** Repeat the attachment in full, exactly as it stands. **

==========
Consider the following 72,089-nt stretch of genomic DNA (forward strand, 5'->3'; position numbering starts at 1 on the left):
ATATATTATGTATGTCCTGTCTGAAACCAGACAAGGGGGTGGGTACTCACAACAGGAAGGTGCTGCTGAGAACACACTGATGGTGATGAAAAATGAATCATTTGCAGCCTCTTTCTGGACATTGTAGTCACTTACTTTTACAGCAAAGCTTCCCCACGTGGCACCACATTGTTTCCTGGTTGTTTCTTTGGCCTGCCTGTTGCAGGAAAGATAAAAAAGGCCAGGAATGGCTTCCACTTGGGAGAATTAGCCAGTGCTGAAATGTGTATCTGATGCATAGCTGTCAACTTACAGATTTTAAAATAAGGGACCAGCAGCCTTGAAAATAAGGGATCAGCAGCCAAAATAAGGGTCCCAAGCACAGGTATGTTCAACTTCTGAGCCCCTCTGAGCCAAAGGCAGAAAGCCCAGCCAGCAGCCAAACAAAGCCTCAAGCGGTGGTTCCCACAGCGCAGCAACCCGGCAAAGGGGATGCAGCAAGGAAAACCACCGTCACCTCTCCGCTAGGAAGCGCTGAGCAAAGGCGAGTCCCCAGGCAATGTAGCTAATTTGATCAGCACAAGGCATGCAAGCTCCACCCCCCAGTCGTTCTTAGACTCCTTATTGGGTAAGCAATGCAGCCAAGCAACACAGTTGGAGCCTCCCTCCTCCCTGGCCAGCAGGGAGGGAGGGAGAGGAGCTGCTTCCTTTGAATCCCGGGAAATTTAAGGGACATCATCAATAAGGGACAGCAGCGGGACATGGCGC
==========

Consider the following 72,089-nt stretch of genomic DNA (forward strand, 5'->3'; position numbering starts at 1 on the left):
ATATATTATGTATGTCCTGTCTGAAACCAGACAAGGGGGTGGGTACTCACAACAGGAAGGTGCTGCTGAGAACACACTGATGGTGATGAAAAATGAATCATTTGCAGCCTCTTTCTGGACATTGTAGTCACTTACTTTTACAGCAAAGCTTCCCCACGTGGCACCACATTGTTTCCTGGTTGTTTCTTTGGCCTGCCTGTTGCAGGAAAGATAAAAAAGGCCAGGAATGGCTTCCACTTGGGAGAATTAGCCAGTGCTGAAATGTGTATCTGATGCATAGCTGTCAACTTACAGATTTTAAAATAAGGGACCAGCAGCCTTGAAAATAAGGGATCAGCAGCCAAAATAAGGGTCCCAAGCACAGGTATGTTCAACTTCTGAGCCCCTCTGAGCCAAAGGCAGAAAGCCCAGCCAGCAGCCAAACAAAGCCTCAAGCGGTGGTTCCCACAGCGCAGCAACCCGGCAAAGGGGATGCAGCAAGGAAAACCACCGTCACCTCTCCGCTAGGAAGCGCTGAGCAAAGGCGAGTCCCCAGGCAATGTAGCTAATTTGATCAGCACAAGGCATGCAAGCTCCACCCCCCAGTCGTTCTTAGACTCCTTATTGGGTAAGCAATGCAGCCAAGCAACACAGTTGGAGCCTCCCTCCTCCCTGGCCAGCAGGGAGGGAGGGAGAGGAGCTGCTTCCTTTGAATCCCGGGAAATTTAAGGGACATCATCAATAAGGGACAGCAGCGGGACATGGCGC